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Where Ryan Zimmerman and the Nationals are crushing the rest of the majors

Where Ryan Zimmerman and the Nationals are crushing the rest of the majors

If you somehow haven’t heard, the Washington Nationals’ bats are on fire, and their stellar offensive performances have pushed them to the top with the best record in the majors after the first month of baseball at 17-8. And Ryan Zimmerman is playing like the best batter in the game.

Since Opening Day on April 3, the team has won all six of their games with double digit runs — most recently Sunday’s 23-5 shredding of the New York Mets when they set a franchise scoring record — and they are 2-1 when their opponents are in two digits.

Even in the last week — despite going 4-3 in series against the Colorado Rockies on the road and the Mets at home — the Nats outscored their opponents by 31 runs. Sure, giving up 46 runs isn’t exactly a small number, but scoring 77 in seven games is pretty amazing.

So after a great opening month of the season, here’s a look at how individual players are comparing with the rest of the National League and the majors overall. It’s basically the Ryan Zimmerman Show.

1. RBI

Multiple Nats have a shockingly high number of runs batted in this season, and that’s setting aside Anthony Rendon’s 10 in Sunday’s blowout against the Mets.

Zimmerman leads both leagues with 29 going into Monday night's games, while Daniel Murphy and Bryce Harper are tied for second with 26. That’s tied for second in the majors because Twins’ Miguel Sano leads the American League with 25 RBI. That’s pretty great for the heart of the lineup.

2. Batting average

Not surprising given his RBI numbers, but Zimmerman, again, leads both leagues with his .420 batting average, and actually, as a whole the NL is doing quite a bit better than the AL.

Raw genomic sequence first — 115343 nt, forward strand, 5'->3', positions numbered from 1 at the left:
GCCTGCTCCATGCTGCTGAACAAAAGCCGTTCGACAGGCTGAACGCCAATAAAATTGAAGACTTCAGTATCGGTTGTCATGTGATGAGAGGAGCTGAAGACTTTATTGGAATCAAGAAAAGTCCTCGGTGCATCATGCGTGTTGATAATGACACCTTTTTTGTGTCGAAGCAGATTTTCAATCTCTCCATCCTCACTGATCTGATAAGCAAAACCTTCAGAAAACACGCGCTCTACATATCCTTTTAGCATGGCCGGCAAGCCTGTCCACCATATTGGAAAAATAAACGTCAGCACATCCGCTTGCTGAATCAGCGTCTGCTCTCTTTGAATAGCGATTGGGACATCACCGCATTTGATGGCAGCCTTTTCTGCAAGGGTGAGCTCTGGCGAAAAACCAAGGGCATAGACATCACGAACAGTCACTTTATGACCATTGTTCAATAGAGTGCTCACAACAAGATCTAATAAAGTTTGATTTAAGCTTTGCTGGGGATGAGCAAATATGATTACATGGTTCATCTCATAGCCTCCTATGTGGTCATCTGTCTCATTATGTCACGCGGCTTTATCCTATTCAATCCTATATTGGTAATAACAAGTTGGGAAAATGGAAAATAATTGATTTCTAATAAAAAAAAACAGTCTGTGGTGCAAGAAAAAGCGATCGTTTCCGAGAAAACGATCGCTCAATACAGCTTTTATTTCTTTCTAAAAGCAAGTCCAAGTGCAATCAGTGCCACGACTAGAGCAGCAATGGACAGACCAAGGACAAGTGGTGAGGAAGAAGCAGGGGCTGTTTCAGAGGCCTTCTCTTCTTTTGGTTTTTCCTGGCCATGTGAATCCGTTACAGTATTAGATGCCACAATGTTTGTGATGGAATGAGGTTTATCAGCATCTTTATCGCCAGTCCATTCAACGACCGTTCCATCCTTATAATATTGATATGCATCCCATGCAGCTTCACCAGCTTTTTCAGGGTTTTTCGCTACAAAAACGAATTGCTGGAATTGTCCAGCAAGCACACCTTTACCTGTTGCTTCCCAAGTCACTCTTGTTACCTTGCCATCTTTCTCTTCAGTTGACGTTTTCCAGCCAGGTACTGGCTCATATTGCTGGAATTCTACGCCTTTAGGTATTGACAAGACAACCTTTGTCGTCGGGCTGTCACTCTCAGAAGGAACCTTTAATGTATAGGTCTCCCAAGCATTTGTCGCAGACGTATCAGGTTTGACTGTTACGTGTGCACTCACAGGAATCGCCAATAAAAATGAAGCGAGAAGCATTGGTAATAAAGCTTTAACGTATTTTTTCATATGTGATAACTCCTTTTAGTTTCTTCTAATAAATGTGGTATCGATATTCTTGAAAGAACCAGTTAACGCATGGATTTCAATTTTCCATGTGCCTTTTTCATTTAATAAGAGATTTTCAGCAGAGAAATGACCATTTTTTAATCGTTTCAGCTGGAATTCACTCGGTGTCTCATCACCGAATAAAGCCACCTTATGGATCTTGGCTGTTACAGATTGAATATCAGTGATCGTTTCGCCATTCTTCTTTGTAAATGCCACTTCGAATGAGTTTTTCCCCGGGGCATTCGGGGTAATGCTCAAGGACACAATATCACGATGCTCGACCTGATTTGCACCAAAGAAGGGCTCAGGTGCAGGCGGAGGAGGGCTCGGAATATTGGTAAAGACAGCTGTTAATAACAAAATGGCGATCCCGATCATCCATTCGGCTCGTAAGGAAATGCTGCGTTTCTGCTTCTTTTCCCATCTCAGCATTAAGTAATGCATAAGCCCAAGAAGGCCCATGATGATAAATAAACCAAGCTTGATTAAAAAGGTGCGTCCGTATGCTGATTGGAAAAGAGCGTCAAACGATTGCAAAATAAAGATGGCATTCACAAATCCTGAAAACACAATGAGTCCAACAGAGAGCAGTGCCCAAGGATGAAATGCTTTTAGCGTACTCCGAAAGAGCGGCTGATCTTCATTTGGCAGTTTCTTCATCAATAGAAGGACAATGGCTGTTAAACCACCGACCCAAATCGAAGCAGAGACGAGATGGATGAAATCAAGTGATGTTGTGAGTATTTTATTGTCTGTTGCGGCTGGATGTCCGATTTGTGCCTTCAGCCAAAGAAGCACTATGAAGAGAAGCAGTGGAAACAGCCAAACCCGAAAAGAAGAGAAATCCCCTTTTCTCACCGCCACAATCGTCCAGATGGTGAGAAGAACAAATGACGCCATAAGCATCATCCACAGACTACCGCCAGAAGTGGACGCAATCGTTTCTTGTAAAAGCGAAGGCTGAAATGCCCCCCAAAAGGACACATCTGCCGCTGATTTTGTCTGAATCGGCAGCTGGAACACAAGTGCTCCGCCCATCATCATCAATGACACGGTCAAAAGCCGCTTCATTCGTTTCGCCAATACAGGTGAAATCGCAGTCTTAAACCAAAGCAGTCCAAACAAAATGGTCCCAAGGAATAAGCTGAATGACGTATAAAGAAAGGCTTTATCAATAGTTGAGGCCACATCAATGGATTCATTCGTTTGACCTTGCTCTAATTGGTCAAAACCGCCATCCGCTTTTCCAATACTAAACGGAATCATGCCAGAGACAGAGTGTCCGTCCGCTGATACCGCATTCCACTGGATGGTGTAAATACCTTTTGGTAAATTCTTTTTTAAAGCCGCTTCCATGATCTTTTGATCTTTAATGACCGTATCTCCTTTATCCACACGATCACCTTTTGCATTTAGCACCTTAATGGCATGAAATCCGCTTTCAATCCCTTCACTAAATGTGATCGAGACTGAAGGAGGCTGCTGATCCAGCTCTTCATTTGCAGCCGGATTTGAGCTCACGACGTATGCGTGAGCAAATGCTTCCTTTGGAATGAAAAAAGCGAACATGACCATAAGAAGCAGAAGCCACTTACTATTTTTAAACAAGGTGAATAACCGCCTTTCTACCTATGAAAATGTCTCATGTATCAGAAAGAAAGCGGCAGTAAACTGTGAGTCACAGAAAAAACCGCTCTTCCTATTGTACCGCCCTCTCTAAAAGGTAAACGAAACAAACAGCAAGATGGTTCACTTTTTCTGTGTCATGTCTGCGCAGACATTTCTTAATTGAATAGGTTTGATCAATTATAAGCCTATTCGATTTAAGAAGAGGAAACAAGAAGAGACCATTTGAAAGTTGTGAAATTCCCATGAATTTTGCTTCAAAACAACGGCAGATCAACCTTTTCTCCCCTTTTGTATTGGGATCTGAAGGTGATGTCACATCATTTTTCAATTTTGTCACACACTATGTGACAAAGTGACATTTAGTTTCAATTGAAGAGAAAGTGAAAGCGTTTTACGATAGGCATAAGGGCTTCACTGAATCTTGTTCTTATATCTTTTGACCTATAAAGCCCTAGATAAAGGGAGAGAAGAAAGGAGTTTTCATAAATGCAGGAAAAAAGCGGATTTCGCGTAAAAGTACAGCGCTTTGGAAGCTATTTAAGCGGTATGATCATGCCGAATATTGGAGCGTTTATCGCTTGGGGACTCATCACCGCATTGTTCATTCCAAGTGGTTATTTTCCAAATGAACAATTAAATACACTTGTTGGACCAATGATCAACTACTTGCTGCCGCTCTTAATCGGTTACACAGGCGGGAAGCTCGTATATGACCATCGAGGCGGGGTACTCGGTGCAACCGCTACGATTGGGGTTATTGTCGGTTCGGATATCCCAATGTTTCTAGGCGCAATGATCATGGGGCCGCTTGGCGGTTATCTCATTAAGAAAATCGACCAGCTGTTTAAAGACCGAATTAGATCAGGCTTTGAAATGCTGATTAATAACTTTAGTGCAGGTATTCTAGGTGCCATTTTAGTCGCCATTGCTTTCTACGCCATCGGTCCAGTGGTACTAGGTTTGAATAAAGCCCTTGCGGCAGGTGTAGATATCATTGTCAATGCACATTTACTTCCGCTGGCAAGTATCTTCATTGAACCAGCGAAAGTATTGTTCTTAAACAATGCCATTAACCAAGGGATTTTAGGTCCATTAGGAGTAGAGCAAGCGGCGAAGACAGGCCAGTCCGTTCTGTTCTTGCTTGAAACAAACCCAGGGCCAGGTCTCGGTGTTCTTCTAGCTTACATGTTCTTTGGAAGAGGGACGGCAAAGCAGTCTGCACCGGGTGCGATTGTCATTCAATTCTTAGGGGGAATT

The Los Angeles Dodgers’ Justin Turner is batting .404, while Harper is at .391. Yet again, the NL’s top three leaders in this category are hitting better than those at the top of the AL — this time, the White Sox’s Avisail Gargia — who’s hitting .368 — and the Angels’ Mike Trout at .364. Not too shabby for the Nats.

3. Home runs

Yet again, Zimmerman leads the majors in this stat too, only here he’s tied with the Brewers’ Eric Thames with 11 on the season. Harper and the Braces’ Freddie Freeman are also tied for third with 9.

Although the point of all this is to showcase how exceptionally well many of the Nats are playing, it’s worth noting that Zimmerman also leads the majors in hits (37), slugging (.886) and with an outrageously high OPS (on-base percentage plus slugging: 1.345).

So it’s not that Zimmerman and the Nats are frequently hitting grand slams to pad their stats — although those are happening every once in a while too — but they’re coming together early in the season to dominate fairly consistently. 

Their next game is Tuesday with a 7:05 p.m. first pitch, kicking off a three-game, home series against the Arizona Diamondbacks.

MORE NATS: Why Adam Eaton is out for the rest of the season

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What to watch as Nats continue three-game series against Marlins

What to watch as Nats continue three-game series against Marlins

This is the Nationals’ first time in Miami this season, and the team finished with a 3-2 loss against the Marlins on Friday night. Here are a few things to look for as they enter the second game of the three-game series against the Floridians: